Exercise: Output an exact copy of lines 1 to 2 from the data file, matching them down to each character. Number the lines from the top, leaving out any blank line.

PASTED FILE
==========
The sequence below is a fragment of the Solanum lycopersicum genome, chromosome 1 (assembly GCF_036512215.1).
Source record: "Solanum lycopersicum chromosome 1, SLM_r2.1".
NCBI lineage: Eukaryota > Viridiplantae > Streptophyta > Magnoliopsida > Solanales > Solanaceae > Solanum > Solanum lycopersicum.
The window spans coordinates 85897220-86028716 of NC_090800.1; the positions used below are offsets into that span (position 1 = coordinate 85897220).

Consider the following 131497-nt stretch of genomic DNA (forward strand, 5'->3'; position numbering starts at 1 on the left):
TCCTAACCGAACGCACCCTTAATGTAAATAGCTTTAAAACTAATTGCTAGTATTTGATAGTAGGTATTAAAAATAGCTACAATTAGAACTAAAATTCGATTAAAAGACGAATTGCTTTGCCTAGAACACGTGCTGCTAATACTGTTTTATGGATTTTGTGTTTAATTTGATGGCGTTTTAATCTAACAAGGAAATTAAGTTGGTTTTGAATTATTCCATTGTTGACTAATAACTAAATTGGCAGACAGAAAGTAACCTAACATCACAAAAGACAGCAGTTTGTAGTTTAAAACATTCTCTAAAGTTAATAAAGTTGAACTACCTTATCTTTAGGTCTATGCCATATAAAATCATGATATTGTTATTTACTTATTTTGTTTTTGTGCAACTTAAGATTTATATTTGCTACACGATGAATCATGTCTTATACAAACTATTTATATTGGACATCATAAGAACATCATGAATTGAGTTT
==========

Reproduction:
The sequence below is a fragment of the Solanum lycopersicum genome, chromosome 1 (assembly GCF_036512215.1).
Source record: "Solanum lycopersicum chromosome 1, SLM_r2.1".